A theoretical geomorphic model is developed for the progradation of a river delta in which the patterns of deposition and movement of sediment on the delta front slope are dominated by bulk-transport processes, such as creep and landsliding. The model predicts an exponential delta front profile, in which the maximum slope is controlled by the sediment supply to the delta, the rate of sediment transport on the delta front slope, and the depth of the receiving basin.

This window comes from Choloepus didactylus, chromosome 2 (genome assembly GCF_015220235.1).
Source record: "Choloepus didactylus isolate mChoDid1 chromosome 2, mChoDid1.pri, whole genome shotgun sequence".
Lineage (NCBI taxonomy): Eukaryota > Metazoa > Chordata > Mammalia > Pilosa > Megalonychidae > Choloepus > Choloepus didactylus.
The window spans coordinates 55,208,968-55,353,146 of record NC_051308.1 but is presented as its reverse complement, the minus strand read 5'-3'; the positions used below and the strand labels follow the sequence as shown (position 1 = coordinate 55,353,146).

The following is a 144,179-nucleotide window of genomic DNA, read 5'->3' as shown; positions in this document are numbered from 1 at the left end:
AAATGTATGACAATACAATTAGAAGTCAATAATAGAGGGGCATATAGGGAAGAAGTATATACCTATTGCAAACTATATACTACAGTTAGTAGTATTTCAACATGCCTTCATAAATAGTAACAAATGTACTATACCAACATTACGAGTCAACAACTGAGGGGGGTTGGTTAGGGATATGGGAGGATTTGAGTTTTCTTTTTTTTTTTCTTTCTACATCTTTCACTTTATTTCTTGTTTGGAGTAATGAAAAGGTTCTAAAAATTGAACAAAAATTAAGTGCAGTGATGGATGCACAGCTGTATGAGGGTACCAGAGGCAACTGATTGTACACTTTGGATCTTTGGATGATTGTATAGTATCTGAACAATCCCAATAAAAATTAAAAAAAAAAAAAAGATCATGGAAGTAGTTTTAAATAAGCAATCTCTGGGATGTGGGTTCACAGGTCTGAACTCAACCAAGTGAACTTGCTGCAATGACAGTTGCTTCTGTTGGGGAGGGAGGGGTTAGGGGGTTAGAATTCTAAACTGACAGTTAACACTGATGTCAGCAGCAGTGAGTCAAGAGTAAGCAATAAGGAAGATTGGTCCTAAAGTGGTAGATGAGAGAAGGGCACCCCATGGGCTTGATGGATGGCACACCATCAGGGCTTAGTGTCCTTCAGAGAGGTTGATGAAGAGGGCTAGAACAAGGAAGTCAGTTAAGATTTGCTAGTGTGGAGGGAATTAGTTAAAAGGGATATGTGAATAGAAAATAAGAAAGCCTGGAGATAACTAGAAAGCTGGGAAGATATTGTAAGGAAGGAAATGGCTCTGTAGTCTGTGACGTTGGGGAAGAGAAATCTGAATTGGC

Applications of the model to the Fraser and Mississippi River Deltas and to the Rhine River Delta in Lake Constance give good agreement with the progradation and morphology of these deltas. A difference in transport coefficient between the Mississippi River and the other deltas is attributed to differences in sediment composition and/or rate of sediment supply between this and the other deltas. The derived sediment-transport coefficients are found to be much higher than those for subaerial hillslopes. Our results suggest that deltas prograding by the processes considered in this paper will adjust quickly to changes in sediment supply.

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